Zend_Amf and Flash Remoting – Some things to note

Having done a little bit of work with Flash over the past several weeks there are a couple of things I've discovered as I've worked through some practical examples.  There's only really one thing signficant, but a couple of things that you need to be aware of when doing Flash remoting with Zend Framework.

Simple interface? Easy. Useful interface? Just a little harder.

In other words, with a simple architecture it's easy to do.  In a more useful architecture there are some things to be aware of.

When dealing with POPOs (Plain Old PHP Object) remoting is stupid simple.  What a POPO is is a PHP object that simply defines its properties as public and doesn't have much integration with the surrounding application. However, when you start trying to integrate within a larger framework, application or module (such as Zend_Db) then it gets a little more difficult.  Not horribly difficult, but you might need to add an extra line or two in your service class to properly translate things.

Introspection in Flash Builder

This is the key to working with Flash apps.  Flash Builder allows Flash developers to call remote objects and place the results in a native Flash object. Flash Builder can take a look at the return value of a remote call and automatically create a native object based off of that.  This is really great for POPOs, but…

Not as good for Zend_Db objects

But don't let that fool you into thinking that it's problematic.  Before I tell you why, let's go over some of the issues when you use a Zend_Db object.

Problem #1: The AMF Serializer does not properly serialize Zend_Db_Table_Row_Abstract objects as of ZF 1.10.4.  This will be changed in 1.10.5 with a very simple fix.  In fact, it's possible that by the time you're reading this it may not be an issue any more.

The reason for this is that the AMF serializer does a foreach loop over the objects that it's going to be serializing to write each property to the wire. What this does for a POPO (fun to say, isn't it?) is that it iterates over publicly defined properties of the object.  However, with a Zend_Db row object the data is stored in a protected array and not iterate-able.  The data does not have public accessibility. The change to make introspection work from front-end to backend is done by having the Zend_Db_Table_Row_Abstract class also implement IteratorAggregate and return the value of $this->_data.  Once this has been completed there will be front-to-back introspection.

Problem #2: New Zend_Db objects are not created using a constructor.  They are created by calling fetchNew() on a DB table object. But the AMF serializer will create the object using the contructor. The problem here is that when you try to save a Zend_Db_Table_Row_Abstract based object the table object will not have been defined.  The way around this is to actually use one of the hooks in the row class called init().

protected $_tableClass = 'Model_DbTable_Census';

public function init()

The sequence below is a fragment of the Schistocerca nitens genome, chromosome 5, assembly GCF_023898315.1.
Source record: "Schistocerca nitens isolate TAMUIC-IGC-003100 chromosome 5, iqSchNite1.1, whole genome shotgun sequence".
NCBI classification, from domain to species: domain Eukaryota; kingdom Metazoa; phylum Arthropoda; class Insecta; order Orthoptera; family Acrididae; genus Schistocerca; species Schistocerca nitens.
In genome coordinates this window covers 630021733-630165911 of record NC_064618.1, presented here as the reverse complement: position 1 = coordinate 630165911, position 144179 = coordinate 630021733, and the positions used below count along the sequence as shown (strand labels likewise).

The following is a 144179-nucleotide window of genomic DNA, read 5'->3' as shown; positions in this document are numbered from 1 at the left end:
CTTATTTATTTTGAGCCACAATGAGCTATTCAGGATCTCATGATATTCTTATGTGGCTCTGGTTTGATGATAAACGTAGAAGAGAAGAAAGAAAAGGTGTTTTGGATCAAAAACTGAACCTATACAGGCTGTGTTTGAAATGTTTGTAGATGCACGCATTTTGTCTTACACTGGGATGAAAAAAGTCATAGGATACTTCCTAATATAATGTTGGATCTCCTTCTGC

if ($this->_getTable() == null) {
        $this->setTable(new $this->_tableClass());

What this does is check to see if the table has been defined.  If it has not, the individual row object will create one for itself.  This could also technically be done in an overarching manner with an abstract model definition to handle it.

One question you might have is "whose fault is this?" Is it Zend_Db or Zend_Amf?  The actual answer is neither.  Both are operating fine within their own patterns.  What this is is a discongruency of patterns.  And so we need to handle that with the code in the init.  The other caveat is that with this functionality you cannot have a direct call to the save() method for both create and update operations.  For one of them you will need to get an instance of the class in the service object prior to calling the save operations.  In my third part of this series I will show you what I mean.

Using a service object

While it might seem reasonable to simply provide direct access to your individual models there are actually two reasons why this will not work or is not a good idea.

1) Flash Builder requires your data model class files to be located in the document root.  This does not work well with a proper Zend Framework application

2) Dependencies will be difficult to manage.  In other words, directly calling a class called User may work fine but any additional data, such as permissions, should have its logic defined on the server side.  Otherwise it will be waaayyy too easy to hack. 

Having a service object allows you to put a very thin class in the document root so Flash Builder can introspect it (I'm hoping this requirement will be removed at a later date) and it also limits the damage that an end user can do.


Having seen some of these issues am I concerned at all about integrating a native Flash and a native ZF application?  Not really.  Understanding the reasons why some of the problems existed took a little bit of time, however the implementations are actually really easy.  There was one bug and it will be fixed in ZF 1.10.5 with about 3 lines of code.  So all in all, now that I'm over the hurdle I am really looking forward to doing more ZF work with AMF and Flash.

Downloads.  Everyone wants downloads.  Once I have finished the third part of this series I will be making the fully functional application available for download as a Zend Studio/PDT project.

Leave a Reply

Your email address will not be published.